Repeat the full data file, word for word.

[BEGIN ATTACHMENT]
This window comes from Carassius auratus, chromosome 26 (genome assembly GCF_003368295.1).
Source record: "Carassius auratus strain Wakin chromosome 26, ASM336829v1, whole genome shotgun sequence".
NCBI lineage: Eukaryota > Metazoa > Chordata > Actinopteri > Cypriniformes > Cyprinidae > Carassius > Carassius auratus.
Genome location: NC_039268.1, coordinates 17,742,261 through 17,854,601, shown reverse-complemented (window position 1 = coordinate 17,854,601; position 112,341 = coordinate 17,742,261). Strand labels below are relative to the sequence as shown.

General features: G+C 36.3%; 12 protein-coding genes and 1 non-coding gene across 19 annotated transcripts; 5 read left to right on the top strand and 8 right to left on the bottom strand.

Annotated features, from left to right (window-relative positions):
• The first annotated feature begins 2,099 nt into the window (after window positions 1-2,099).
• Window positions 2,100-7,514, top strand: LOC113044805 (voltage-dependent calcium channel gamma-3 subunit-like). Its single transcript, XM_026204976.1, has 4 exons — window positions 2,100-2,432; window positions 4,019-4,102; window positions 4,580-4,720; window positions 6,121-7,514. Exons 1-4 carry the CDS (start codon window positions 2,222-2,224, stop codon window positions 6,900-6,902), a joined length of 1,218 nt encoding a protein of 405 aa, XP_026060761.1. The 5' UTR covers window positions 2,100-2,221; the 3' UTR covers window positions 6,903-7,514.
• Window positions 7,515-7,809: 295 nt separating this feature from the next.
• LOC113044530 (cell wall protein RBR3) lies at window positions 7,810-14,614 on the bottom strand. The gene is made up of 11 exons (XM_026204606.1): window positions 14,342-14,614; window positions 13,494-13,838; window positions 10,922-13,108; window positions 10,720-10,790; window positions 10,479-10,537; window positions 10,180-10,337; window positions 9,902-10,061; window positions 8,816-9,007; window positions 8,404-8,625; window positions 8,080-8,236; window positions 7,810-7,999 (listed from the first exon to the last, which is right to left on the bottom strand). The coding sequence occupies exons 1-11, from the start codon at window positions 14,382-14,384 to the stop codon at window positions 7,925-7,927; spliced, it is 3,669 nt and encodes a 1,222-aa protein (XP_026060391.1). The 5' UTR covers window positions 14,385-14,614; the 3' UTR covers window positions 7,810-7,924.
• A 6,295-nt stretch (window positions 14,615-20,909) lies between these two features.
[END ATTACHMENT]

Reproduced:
This window comes from Carassius auratus, chromosome 26 (genome assembly GCF_003368295.1).
Source record: "Carassius auratus strain Wakin chromosome 26, ASM336829v1, whole genome shotgun sequence".
NCBI lineage: Eukaryota > Metazoa > Chordata > Actinopteri > Cypriniformes > Cyprinidae > Carassius > Carassius auratus.
Genome location: NC_039268.1, coordinates 17,742,261 through 17,854,601, shown reverse-complemented (window position 1 = coordinate 17,854,601; position 112,341 = coordinate 17,742,261). Strand labels below are relative to the sequence as shown.

General features: G+C 36.3%; 12 protein-coding genes and 1 non-coding gene across 19 annotated transcripts; 5 read left to right on the top strand and 8 right to left on the bottom strand.

Annotated features, from left to right (window-relative positions):
• The first annotated feature begins 2,099 nt into the window (after window positions 1-2,099).
• Window positions 2,100-7,514, top strand: LOC113044805 (voltage-dependent calcium channel gamma-3 subunit-like). Its single transcript, XM_026204976.1, has 4 exons — window positions 2,100-2,432; window positions 4,019-4,102; window positions 4,580-4,720; window positions 6,121-7,514. Exons 1-4 carry the CDS (start codon window positions 2,222-2,224, stop codon window positions 6,900-6,902), a joined length of 1,218 nt encoding a protein of 405 aa, XP_026060761.1. The 5' UTR covers window positions 2,100-2,221; the 3' UTR covers window positions 6,903-7,514.
• Window positions 7,515-7,809: 295 nt separating this feature from the next.
• LOC113044530 (cell wall protein RBR3) lies at window positions 7,810-14,614 on the bottom strand. The gene is made up of 11 exons (XM_026204606.1): window positions 14,342-14,614; window positions 13,494-13,838; window positions 10,922-13,108; window positions 10,720-10,790; window positions 10,479-10,537; window positions 10,180-10,337; window positions 9,902-10,061; window positions 8,816-9,007; window positions 8,404-8,625; window positions 8,080-8,236; window positions 7,810-7,999 (listed from the first exon to the last, which is right to left on the bottom strand). The coding sequence occupies exons 1-11, from the start codon at window positions 14,382-14,384 to the stop codon at window positions 7,925-7,927; spliced, it is 3,669 nt and encodes a 1,222-aa protein (XP_026060391.1). The 5' UTR covers window positions 14,385-14,614; the 3' UTR covers window positions 7,810-7,924.
• A 6,295-nt stretch (window positions 14,615-20,909) lies between these two features.